Germany recognizes “that the proposal touches upon complex development and health policy issues, in addition to the intricate drugs issues” and is aware of the particular importance of coca chewing “as part of the cultural identity of the indigenous population, the majority of all Bolivians”. Based foremost on “fundamental drug policy consideration” Germany cannot accept the amendment but proposes further dialogue with Bolivia and “will give favourable consideration to the question of convening a conference of states to discuss the issue”. Convening such a conference is precisely what the other objectors hope to avoid.
Perhaps starting to feel embarrassed under pressure from the media and thousands of coca-chewing protestors gathering last week in front of their embassy in La Paz, the U.S. issued a clarifying statement last week. The U.S. “respects the culture of indigenous peoples and recognizes that coca chewing is a traditional custom in Bolivian culture” and the “position of the U.S. government to not support the proposed amendment is based on the importance to maintain the integrity of the 1961 Convention, which constitutes an important tool for the global fight against drug trafficking.”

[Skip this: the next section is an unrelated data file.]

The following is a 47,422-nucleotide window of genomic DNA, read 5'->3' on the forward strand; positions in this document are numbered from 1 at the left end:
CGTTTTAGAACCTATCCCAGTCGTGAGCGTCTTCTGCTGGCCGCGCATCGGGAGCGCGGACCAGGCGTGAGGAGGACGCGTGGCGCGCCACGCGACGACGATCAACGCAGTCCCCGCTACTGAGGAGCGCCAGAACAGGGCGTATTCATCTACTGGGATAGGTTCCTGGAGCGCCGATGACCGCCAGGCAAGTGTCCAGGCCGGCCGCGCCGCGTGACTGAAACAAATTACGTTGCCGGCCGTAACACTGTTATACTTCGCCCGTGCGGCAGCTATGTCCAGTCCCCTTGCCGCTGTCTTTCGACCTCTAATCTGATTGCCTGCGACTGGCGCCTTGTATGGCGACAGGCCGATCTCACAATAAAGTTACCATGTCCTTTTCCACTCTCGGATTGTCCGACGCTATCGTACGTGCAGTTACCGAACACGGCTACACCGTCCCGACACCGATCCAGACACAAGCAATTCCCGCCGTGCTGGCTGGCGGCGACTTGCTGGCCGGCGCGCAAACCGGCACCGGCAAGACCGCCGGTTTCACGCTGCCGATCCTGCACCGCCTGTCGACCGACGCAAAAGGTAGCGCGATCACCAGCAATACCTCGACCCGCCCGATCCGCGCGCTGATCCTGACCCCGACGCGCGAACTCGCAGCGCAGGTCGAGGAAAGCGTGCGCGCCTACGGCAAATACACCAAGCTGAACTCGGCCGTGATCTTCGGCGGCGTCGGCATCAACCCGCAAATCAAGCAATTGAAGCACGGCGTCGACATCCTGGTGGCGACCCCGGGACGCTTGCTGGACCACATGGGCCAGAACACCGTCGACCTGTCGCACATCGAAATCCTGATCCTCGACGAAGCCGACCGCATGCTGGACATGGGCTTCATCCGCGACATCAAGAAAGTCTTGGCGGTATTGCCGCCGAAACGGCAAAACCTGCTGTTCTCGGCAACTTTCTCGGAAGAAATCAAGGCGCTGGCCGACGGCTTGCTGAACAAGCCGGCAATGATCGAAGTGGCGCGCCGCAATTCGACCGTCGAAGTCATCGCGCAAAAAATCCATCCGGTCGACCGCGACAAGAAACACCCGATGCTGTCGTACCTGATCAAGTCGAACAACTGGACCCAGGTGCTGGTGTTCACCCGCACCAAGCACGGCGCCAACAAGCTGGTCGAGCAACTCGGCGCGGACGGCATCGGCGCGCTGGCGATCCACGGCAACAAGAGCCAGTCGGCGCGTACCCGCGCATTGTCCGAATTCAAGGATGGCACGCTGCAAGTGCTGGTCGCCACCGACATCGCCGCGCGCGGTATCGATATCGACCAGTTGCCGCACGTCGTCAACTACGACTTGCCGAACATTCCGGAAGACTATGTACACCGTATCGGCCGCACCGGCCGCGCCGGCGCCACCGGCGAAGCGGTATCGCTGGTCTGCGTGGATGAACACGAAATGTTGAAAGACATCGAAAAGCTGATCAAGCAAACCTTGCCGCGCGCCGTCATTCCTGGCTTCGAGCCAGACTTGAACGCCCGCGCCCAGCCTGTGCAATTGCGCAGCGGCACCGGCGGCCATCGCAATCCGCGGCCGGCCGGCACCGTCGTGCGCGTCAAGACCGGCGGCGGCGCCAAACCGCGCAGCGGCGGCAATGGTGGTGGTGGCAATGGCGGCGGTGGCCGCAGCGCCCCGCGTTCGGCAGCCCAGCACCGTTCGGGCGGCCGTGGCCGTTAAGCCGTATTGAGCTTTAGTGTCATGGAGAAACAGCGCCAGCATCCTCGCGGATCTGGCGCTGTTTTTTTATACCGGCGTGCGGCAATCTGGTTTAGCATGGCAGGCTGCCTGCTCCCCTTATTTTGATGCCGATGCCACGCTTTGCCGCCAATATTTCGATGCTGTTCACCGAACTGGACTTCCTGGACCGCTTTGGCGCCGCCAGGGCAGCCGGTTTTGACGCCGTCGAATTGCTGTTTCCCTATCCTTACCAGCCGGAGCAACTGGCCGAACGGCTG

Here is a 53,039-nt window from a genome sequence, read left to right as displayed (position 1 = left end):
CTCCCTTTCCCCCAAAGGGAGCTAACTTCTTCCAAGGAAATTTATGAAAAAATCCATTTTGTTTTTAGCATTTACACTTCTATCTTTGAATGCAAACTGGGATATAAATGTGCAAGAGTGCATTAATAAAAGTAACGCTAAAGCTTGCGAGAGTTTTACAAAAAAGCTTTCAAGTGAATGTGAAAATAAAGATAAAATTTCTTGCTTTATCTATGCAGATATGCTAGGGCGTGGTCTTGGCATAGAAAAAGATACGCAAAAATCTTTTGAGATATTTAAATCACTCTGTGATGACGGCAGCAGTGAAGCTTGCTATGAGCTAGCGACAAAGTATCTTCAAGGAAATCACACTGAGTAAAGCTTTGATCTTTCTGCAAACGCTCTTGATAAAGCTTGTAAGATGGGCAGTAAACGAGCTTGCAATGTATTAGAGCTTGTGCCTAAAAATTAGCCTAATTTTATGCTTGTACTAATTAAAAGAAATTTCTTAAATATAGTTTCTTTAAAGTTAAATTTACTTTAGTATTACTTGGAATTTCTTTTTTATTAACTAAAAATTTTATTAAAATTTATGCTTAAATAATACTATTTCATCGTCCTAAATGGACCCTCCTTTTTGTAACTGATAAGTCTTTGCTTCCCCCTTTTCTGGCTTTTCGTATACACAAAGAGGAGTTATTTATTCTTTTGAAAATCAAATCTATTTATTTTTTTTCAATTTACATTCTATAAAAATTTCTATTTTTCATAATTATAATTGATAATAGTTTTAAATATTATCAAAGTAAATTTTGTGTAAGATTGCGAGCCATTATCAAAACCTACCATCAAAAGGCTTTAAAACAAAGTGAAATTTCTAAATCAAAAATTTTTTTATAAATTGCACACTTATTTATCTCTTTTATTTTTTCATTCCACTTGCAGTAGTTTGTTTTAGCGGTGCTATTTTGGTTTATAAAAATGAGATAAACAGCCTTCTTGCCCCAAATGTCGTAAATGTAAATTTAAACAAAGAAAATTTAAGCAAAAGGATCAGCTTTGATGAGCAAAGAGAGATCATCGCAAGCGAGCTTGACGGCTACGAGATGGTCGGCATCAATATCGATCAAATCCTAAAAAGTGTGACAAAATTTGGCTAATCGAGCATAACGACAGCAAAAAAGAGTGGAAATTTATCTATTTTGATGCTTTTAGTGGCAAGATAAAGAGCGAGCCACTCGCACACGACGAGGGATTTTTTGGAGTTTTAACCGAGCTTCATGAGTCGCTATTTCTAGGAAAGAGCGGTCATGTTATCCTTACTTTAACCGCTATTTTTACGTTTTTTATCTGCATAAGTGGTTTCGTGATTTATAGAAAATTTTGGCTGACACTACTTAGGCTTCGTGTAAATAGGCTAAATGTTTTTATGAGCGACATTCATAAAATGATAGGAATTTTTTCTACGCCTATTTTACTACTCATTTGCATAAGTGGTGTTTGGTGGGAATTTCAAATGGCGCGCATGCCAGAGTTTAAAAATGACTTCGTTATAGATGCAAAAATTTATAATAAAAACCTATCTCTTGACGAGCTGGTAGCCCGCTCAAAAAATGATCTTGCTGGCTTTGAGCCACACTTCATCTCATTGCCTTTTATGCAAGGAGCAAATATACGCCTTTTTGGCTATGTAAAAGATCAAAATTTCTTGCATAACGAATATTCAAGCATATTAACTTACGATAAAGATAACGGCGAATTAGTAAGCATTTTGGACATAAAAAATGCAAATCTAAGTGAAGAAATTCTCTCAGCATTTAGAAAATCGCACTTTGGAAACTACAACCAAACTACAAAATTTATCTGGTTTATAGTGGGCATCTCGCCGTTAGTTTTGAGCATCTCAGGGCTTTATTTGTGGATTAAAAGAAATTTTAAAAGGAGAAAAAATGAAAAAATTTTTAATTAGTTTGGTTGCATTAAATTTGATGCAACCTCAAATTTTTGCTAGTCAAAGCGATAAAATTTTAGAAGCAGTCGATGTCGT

There is a profoundly disturbing hypocrisy behind this line of reasoning that has now become the main argument for the objection for the U.S. government and its EU allies. Of course they fully respect indigenous rights, they have no problem with coca chewing, they simply want to defend the integrity of the drug control treaty system, and allowing this amendment to be adopted would open a Pandora’s box. The Single Convention is sacrosanct, cast in stone, and allowing any changes would jeopardize the integrity of the control system.